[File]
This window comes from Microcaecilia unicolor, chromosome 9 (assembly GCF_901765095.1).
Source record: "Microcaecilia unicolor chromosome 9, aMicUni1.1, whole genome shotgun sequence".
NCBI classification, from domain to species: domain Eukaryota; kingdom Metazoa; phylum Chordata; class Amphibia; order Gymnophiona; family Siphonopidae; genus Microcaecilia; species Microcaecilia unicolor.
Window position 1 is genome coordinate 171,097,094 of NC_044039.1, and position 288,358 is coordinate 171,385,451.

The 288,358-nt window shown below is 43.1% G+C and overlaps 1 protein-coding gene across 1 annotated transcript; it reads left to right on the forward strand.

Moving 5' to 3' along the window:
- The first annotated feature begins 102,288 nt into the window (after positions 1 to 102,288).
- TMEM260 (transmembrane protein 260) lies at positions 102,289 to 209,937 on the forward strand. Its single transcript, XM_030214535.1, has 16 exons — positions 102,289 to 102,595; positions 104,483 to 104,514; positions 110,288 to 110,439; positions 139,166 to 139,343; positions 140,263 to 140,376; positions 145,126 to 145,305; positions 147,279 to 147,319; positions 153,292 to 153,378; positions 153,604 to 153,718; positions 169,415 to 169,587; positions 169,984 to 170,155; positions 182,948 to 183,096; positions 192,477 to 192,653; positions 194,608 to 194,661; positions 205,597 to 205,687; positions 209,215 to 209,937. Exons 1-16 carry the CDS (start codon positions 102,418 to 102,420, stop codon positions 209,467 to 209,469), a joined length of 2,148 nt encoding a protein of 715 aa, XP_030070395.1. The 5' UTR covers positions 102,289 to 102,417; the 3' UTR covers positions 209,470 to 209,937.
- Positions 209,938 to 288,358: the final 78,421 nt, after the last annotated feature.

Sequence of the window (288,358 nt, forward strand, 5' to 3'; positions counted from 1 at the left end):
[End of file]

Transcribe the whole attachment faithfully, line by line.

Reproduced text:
This window comes from Microcaecilia unicolor, chromosome 9 (assembly GCF_901765095.1).
Source record: "Microcaecilia unicolor chromosome 9, aMicUni1.1, whole genome shotgun sequence".
NCBI classification, from domain to species: domain Eukaryota; kingdom Metazoa; phylum Chordata; class Amphibia; order Gymnophiona; family Siphonopidae; genus Microcaecilia; species Microcaecilia unicolor.
Window position 1 is genome coordinate 171,097,094 of NC_044039.1, and position 288,358 is coordinate 171,385,451.

The 288,358-nt window shown below is 43.1% G+C and overlaps 1 protein-coding gene across 1 annotated transcript; it reads left to right on the forward strand.

Moving 5' to 3' along the window:
- The first annotated feature begins 102,288 nt into the window (after positions 1 to 102,288).
- TMEM260 (transmembrane protein 260) lies at positions 102,289 to 209,937 on the forward strand. Its single transcript, XM_030214535.1, has 16 exons — positions 102,289 to 102,595; positions 104,483 to 104,514; positions 110,288 to 110,439; positions 139,166 to 139,343; positions 140,263 to 140,376; positions 145,126 to 145,305; positions 147,279 to 147,319; positions 153,292 to 153,378; positions 153,604 to 153,718; positions 169,415 to 169,587; positions 169,984 to 170,155; positions 182,948 to 183,096; positions 192,477 to 192,653; positions 194,608 to 194,661; positions 205,597 to 205,687; positions 209,215 to 209,937. Exons 1-16 carry the CDS (start codon positions 102,418 to 102,420, stop codon positions 209,467 to 209,469), a joined length of 2,148 nt encoding a protein of 715 aa, XP_030070395.1. The 5' UTR covers positions 102,289 to 102,417; the 3' UTR covers positions 209,470 to 209,937.
- Positions 209,938 to 288,358: the final 78,421 nt, after the last annotated feature.

Sequence of the window (288,358 nt, forward strand, 5' to 3'; positions counted from 1 at the left end):